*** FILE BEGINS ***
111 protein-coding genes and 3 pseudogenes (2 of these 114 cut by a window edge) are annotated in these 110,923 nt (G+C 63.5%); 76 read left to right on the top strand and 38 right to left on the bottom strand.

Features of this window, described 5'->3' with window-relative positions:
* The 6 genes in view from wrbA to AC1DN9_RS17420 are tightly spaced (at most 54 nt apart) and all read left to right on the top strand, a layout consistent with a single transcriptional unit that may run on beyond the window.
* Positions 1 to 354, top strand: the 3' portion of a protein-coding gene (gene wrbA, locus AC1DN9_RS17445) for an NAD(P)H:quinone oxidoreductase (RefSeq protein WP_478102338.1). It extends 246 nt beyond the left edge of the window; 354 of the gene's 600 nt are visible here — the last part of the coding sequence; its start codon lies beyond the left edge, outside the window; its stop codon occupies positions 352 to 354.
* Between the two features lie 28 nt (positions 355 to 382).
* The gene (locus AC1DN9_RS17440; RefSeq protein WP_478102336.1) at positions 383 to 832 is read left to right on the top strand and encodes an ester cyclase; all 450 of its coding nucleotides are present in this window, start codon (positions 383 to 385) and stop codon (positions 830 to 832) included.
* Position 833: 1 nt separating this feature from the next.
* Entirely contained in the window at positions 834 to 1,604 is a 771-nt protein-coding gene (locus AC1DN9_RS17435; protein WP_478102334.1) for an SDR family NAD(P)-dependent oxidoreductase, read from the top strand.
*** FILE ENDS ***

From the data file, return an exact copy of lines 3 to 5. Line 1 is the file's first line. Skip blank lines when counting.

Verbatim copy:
* The 6 genes in view from wrbA to AC1DN9_RS17420 are tightly spaced (at most 54 nt apart) and all read left to right on the top strand, a layout consistent with a single transcriptional unit that may run on beyond the window.
* Positions 1 to 354, top strand: the 3' portion of a protein-coding gene (gene wrbA, locus AC1DN9_RS17445) for an NAD(P)H:quinone oxidoreductase (RefSeq protein WP_478102338.1). It extends 246 nt beyond the left edge of the window; 354 of the gene's 600 nt are visible here — the last part of the coding sequence; its start codon lies beyond the left edge, outside the window; its stop codon occupies positions 352 to 354.
* Between the two features lie 28 nt (positions 355 to 382).